Days after her husband's funeral, her results returned negative. In fact, she said, none of the other three people who were in the house with Grieg and her, had tested positive.

BURIED: A backhoe is used to bury Tobago's first covid19 fatality Bernard Greig. FILE PHOTO -

During the interview, Sherma started to weep. "I don't want to talk about it because it still hurts," she admitted. Sherma who lives alone, said she always thought because of her underlying medical issues, she would have died before Greig, whom she described as a tough Tobago man.

She said Christmas Day was a very emotional time for her as it was the first without her husband. "Every day, once I remember, I say to his spirit, 'rest in peace and rise in glory'," Sherma said.


Greig's son Jerome who was also contacted by Newsday to see how his side of the family was coping, said that there are many unanswered questions surrounding his father's death.

"It wasn't a nice experience at all. We couldn't see him at the hospital. They just told us he had died and they wanted to burn him one time. Then they called later again to invite the family to our own father's funeral."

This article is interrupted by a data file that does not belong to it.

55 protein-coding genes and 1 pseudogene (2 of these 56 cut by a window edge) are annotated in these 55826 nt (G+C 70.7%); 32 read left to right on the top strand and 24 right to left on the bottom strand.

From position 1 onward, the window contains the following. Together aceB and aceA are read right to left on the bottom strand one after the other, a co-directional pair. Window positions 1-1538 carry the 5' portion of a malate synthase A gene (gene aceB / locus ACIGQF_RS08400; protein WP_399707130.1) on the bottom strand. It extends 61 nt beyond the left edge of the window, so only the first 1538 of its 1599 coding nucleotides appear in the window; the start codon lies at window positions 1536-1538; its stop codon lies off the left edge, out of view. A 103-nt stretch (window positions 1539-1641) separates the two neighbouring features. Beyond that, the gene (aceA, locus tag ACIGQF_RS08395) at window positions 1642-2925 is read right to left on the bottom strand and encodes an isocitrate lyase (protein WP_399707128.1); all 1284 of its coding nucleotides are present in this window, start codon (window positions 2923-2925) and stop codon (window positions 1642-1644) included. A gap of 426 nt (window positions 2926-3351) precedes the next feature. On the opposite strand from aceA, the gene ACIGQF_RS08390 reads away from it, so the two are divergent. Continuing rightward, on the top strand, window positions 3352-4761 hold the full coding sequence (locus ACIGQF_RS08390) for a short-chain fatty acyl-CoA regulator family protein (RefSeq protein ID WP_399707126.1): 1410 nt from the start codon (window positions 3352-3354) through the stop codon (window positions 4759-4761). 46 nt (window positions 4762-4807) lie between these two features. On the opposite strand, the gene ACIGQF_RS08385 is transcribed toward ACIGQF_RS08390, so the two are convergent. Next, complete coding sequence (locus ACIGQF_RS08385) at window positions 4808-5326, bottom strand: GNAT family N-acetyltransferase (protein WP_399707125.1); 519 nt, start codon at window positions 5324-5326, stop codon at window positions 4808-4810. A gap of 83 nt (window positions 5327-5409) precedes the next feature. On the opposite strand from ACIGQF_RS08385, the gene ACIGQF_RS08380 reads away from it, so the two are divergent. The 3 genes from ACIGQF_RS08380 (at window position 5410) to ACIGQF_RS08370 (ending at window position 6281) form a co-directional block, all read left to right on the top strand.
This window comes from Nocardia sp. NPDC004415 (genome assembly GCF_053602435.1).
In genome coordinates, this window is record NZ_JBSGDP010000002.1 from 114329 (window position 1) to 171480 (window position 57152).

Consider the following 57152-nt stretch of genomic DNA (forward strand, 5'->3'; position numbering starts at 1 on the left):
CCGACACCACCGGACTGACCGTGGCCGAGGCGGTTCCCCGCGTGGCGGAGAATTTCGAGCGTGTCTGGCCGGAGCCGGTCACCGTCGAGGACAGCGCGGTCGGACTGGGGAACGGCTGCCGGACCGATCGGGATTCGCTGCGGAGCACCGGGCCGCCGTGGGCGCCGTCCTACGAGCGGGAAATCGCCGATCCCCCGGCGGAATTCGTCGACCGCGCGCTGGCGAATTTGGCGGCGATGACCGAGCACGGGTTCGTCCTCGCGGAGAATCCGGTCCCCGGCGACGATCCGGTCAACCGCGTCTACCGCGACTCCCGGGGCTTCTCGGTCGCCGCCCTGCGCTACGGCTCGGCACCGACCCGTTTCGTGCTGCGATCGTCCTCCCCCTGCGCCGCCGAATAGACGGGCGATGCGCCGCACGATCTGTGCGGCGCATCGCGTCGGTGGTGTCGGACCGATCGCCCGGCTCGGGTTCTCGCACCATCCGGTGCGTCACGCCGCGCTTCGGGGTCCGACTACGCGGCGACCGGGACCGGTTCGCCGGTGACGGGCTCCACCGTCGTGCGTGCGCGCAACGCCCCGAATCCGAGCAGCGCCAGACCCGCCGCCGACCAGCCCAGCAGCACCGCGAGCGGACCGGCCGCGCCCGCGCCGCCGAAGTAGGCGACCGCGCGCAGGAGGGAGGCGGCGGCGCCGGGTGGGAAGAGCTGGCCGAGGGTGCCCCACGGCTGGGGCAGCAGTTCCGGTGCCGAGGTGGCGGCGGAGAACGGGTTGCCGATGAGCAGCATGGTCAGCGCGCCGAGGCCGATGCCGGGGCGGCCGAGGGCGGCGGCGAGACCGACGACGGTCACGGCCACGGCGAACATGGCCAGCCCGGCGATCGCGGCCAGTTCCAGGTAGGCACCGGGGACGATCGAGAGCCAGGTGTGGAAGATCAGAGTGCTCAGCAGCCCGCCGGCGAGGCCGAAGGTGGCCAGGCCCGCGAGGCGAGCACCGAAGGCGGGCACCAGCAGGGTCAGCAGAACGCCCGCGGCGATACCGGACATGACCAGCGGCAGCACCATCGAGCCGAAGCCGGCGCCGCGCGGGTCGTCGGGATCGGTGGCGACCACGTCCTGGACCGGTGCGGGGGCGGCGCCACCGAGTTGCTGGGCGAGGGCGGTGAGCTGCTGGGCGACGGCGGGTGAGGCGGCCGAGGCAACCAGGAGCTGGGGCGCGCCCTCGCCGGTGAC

Jerome said the family is planning to "do something small" to remember his father on his one-year death anniversary. "I just wish I could have at least talked to him before he passed.

"We thought the whole house would have had the virus, but no one else in the house got it. It's a mystery and we are still asking if it was really even covid19 he died from. We had a lawyer telling us we could fight the case but then that would have entailed exhuming his body and that would have been too much for all of us. We just want him to rest in peace."

Jerome said since his father's death, he has become more cautious and although he is happy that Tobago hasn't seen an explosion in the number of covid19 cases, he is disappointed at the way many Tobagonians continue to flout public health regulations despite the clear and present health danger hovering due to the pandemic.

"I get upset when I see people not following covid19 rules knowing that this virus is what they said had killed my father. We don't take anything seriously until someone dies. I find we real lackadaisical and we are focused on the wrong things. You ever see a dead man come back to life? We are a messed-up people."

Greig's death which was the first for Tobago, was the seventh for the country. There have been 145 deaths in TT, up to press time, of which three have been in Tobago.


"One year later, woman still mourns ‘Greggy’ – Tobago’s first covid19 fatality"